sábado, julho 08, 2017

For the Love of the Game: "Lions vs. All Blacks - 2017 Series - Third Game"

(Owen Farrell goal kicking)

Series tied 1-1 (third's test score: 15-15).

What a game, the Lions put on a defensive effort. I don't think any other country or countries could have withstood the All Black onslaughts, so good and heavy was the defense that I have never seen the All Blacks drop so much ball. At one stage the All Blacks had 78% possession and whilst the Lions never looked like scoring a try they continually repelled the All Blacks.

I don't think the All Blacks tight 5 have received enough praise, they virtually dominated the scrum and negated the Lions platform over the advantage line, something they could do in the 2nd test although with a man advantage. I was slightly perplexed with some of the penalties given in the latter stages of the game by Poite to the Lions that evened up the possession somewhat. Warburton was fantastic at breakdown and stole or slowed down so much ball, with Johnathon Davis a colossus in the mid field.

The question asked earlier in the tour who of the Lions players would make the All Blacks team, currently I would say Davis and Warburton, whilst Itoje is the flavour of the month in the press, I still don't believe he could oust Retallic and Whitlock. I was skeptical with Hansen calling in Laumape and Barrett for their first run on debuts however they were both fantastic, I am not saying Smith and Crotty could have done better however we will never know. It was also good to see the fridge running over people as is his want, with himself and B Barrett making incredible running metres along with the Lions Williams.

Both Hansen and Gatland showed their collective coaching nous and in the end finished with one apiece. I would however be fearful if I was teams in the upcoming Rugby Championships as they now can see what they are up against in this new look All Black team. The Lions can go home with the knowledge they have dented the mighty All Blacks in way not seen since 1971 and all players have finished way ahead in so far as many pundits had given them credit prior to the tests.

I do believe the NZers are in long-term decline. You can feel a drop-off in self-belief after McCaw's departure. They are jittery in possession when subjected to sustained pressure against sides who are fit enough (i.e., most sides now) to make front-on tackles and scramble defend for 80 minutes. The captain Read has no instinct for bargaining with referees. Carter used to convert the goal kicks that mattered. Your current kicker (as well as the other candidates) is flaky to say the least. They are no longer able to get away with head shots on pesky opponents (viz., Williams' and Kaino's sending-offs), something they relied on during the McCaw era as a way of subduing opposition. You can tell also that Hansen has been in the job too long, is too cosy with his favorite players, and cannot see what is going on objectively any more. Moreover, I sensed that having beaten the Lions in 2005, he wasn't desperate enough to do the job this time. Instead, he has been spouting his naff homilies about how rugby is just a game and we'll all have a chuckle and a beer over it later. That is a loser's mentality.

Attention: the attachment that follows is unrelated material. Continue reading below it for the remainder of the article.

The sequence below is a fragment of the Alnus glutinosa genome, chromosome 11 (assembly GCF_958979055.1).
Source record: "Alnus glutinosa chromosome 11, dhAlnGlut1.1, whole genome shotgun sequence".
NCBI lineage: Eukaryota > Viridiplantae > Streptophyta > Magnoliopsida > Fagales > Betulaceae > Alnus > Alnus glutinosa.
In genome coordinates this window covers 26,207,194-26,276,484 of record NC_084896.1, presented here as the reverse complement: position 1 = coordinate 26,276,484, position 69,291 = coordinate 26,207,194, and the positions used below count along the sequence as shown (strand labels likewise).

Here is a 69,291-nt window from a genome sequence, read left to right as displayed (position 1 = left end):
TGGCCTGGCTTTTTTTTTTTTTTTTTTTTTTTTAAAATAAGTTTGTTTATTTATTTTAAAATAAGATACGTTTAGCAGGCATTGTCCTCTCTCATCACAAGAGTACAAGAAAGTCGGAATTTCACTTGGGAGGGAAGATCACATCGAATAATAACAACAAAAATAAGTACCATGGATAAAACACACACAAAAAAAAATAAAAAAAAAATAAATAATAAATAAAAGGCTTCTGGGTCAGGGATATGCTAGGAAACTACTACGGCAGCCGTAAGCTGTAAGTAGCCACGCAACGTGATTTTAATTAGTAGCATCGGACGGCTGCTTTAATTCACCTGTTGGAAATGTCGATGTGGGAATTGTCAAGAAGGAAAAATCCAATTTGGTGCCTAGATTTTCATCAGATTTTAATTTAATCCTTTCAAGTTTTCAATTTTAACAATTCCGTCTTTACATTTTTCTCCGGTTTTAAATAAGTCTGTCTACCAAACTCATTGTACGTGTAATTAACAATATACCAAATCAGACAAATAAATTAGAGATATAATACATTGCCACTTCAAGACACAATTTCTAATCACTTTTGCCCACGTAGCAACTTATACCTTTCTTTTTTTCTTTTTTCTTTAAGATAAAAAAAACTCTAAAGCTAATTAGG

A draw’s a fair outcome of the series, a series dominated by the All Blacks and showed by scoring tries and not allowing the Lions to score a try in the last game, however the style of play by the Lions was the conduit to force the All Blacks to play different styles, styles they have not had to play for a long time, so end in the end it was fitting that a draw is what the game amounted to. A cricket draw is often a slow buildup of mutual respect in terms of skill and mental fortitude Football, basketball, tennis and others are interesting peaks on a cardiogram that soon enough return to a spell in bed and some warming soup. Rugby though, played across a series like this, is something else. The staggering physicality, the mental pressure, the ballet of contradicting genetic attributes and the absolute inherent base respect, conjour a unique cauldron that cannot be replicated anywhere else. Fair play to both teams; they created history by winning nothing. They made more rugby fans proud than if either side had dominated. They walked a path that even those of us who have played at any level, have never walked.

I think rugby is the only sport in existence where a draw can elicit the feeling that this series did. It's just an unmissable sporting spectacle. Bit like the Ryder cup, it's not about the money or fame. They're playing for the love of the game and it's great to see. From my armchair, it seems that this series breathed life into the spirit of rugby. Both sides honoured their shirts on and off the pitch.

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